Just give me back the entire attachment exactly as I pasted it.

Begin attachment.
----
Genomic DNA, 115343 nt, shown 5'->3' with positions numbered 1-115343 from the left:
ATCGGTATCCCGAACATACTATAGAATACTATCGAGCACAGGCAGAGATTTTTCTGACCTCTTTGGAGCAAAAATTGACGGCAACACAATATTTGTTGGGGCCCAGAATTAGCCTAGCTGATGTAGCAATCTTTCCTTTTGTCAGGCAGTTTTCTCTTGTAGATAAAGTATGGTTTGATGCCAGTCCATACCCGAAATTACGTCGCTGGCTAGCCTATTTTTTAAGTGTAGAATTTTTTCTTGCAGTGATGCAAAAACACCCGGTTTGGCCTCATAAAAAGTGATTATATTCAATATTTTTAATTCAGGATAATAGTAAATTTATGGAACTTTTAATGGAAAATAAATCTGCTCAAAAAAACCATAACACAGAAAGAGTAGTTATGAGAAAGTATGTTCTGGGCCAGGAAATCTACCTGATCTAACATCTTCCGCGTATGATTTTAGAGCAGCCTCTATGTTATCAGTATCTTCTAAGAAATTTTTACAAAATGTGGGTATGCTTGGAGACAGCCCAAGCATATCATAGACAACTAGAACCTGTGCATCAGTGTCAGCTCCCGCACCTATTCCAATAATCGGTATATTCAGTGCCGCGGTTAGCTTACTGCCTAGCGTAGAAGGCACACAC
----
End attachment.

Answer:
Genomic DNA, 115343 nt, shown 5'->3' with positions numbered 1-115343 from the left:
ATCGGTATCCCGAACATACTATAGAATACTATCGAGCACAGGCAGAGATTTTTCTGACCTCTTTGGAGCAAAAATTGACGGCAACACAATATTTGTTGGGGCCCAGAATTAGCCTAGCTGATGTAGCAATCTTTCCTTTTGTCAGGCAGTTTTCTCTTGTAGATAAAGTATGGTTTGATGCCAGTCCATACCCGAAATTACGTCGCTGGCTAGCCTATTTTTTAAGTGTAGAATTTTTTCTTGCAGTGATGCAAAAACACCCGGTTTGGCCTCATAAAAAGTGATTATATTCAATATTTTTAATTCAGGATAATAGTAAATTTATGGAACTTTTAATGGAAAATAAATCTGCTCAAAAAAACCATAACACAGAAAGAGTAGTTATGAGAAAGTATGTTCTGGGCCAGGAAATCTACCTGATCTAACATCTTCCGCGTATGATTTTAGAGCAGCCTCTATGTTATCAGTATCTTCTAAGAAATTTTTACAAAATGTGGGTATGCTTGGAGACAGCCCAAGCATATCATAGACAACTAGAACCTGTGCATCAGTGTCAGCTCCCGCACCTATTCCAATAATCGGTATATTCAGTGCCGCGGTTAGCTTACTGCCTAGCGTAGAAGGCACACAC